Haru Yamada | Avril 2016 |
The university application period is one of the most stressful times, not just for the applicant but also for the whole family—parents in particular. We hear about how much higher education has changed and how exponentially selective and expensive universities are today. Such a media heap of anxiety can send parents into overdrive in search of the university that has the best return on investment.
Higher education ranking is often the first metric parents use to frame the university panorama. We might start off globally, checking out QS, Shanghai or Times Higher Education. Or, we might keep to a single system and peruse the Complete University Guide for UK unis or US News and World Report for American ones. We confirm that yes, Oxford and Cambridge are still high up on the lists and so are the big tech universities like MIT, CalTech and Stanford but also the old Ivies like Harvard and Princeton.
Digging deeper, parents of students concentrating their efforts in the UK might look at course and subject rankings of Russell Group unis like Imperial College for our STEM quants or London School of Economics for applied social scientists. Parents of the aspiring business-minded might take a further look at graduate Finance degrees or MBAs. And if we have gone this far we might as well look at institutions that turn out highest income-earners. Here is WealthInSight and SPEAR’s top 10 degrees and unis that turn out the millionaires.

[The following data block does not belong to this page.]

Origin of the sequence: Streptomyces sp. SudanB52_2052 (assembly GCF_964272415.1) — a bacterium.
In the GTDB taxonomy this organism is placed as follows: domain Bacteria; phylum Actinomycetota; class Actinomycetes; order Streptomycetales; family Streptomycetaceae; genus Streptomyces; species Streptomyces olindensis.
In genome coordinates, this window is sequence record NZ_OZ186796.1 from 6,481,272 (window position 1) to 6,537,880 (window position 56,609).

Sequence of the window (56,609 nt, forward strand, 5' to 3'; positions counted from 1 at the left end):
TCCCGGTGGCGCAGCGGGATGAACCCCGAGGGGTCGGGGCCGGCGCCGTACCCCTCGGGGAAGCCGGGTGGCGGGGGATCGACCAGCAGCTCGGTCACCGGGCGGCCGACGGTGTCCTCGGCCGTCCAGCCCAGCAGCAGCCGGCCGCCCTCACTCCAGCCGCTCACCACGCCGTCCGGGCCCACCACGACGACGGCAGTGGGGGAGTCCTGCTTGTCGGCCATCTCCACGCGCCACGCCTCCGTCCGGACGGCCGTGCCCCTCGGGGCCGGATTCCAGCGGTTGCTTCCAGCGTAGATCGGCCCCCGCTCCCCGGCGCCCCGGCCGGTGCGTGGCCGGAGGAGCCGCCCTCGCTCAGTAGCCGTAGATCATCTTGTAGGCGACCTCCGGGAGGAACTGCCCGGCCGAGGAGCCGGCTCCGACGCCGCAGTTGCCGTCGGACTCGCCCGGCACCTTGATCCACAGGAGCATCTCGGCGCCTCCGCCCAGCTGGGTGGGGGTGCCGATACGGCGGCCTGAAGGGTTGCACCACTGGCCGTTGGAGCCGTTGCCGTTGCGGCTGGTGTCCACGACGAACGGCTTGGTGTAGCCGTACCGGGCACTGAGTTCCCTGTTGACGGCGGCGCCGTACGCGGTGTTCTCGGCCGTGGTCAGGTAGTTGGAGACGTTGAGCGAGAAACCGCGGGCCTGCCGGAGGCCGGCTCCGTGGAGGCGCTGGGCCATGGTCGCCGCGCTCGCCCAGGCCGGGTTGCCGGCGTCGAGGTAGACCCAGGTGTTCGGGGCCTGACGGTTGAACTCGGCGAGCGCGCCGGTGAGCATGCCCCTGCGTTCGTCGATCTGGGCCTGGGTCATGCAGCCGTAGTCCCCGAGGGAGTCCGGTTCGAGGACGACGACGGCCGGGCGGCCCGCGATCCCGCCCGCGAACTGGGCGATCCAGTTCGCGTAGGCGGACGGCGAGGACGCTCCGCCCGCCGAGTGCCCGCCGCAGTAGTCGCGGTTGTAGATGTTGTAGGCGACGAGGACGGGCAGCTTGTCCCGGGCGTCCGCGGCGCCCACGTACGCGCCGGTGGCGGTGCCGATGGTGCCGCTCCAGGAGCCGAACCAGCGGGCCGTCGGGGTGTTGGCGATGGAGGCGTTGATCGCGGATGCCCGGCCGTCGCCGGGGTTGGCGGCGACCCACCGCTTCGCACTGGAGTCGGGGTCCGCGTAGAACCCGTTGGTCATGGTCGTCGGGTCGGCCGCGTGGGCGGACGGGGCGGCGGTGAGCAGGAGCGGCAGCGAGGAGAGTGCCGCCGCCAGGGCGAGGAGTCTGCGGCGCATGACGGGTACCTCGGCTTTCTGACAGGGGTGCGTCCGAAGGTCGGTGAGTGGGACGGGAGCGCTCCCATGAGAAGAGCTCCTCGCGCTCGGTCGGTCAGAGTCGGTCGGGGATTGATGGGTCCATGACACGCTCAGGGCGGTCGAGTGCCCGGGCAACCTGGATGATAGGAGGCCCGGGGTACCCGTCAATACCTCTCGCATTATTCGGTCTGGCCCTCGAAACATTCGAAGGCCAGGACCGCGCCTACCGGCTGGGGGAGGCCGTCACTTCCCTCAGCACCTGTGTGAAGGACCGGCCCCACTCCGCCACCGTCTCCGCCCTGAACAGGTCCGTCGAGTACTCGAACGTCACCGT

A few of us might start shaking our heads about here and wonder if these rankings are really the facts we thought they were. It might have to do with the University of California coming up in 3rd place when it is actually made up of 10 different universities ranging from UC Berkeley to UC Merced or perhaps because it turns out that so far what we have found is more confirmation of what we already knew.
Indeed, the first higher education ranking list was published by US News and World Report in 1983 as a consumer guide based on feedback and reputation. Not a lot has changed since then. Today, ranking lists are compiled surprisingly similarly, with biases towards reputation (top universities have formal internal systems to boost their ranking), the ranking supplier’s region, English-speaking universities, STEM subjects and perhaps most importantly for undergraduate students, the weight research is assigned over teaching. Even rankings that claim to use teaching as a criterium give research 60% of the total value. The result of any ranking list is then not a performance-based ranking metric like a sports competition with point-based scores but more a consumer report evaluated by the university elite.
For a more personally-tuned undergraduate list then, it may be more interesting to explore the range of unis that may not have the funds to bump them up the rankings but have programs with strong teaching, links to industry, and provide a place for students to begin expanding their social and professional networks.
So the final word for uni-bound students and their parents?
Keep calm and remember that the choice of uni is not an end-all decision. The reality today is that more than half the graduates end up working in fields outside their original major or course choice—and this, in part because career paths that did not exist before are constantly developing. There will be many more opportunities to come.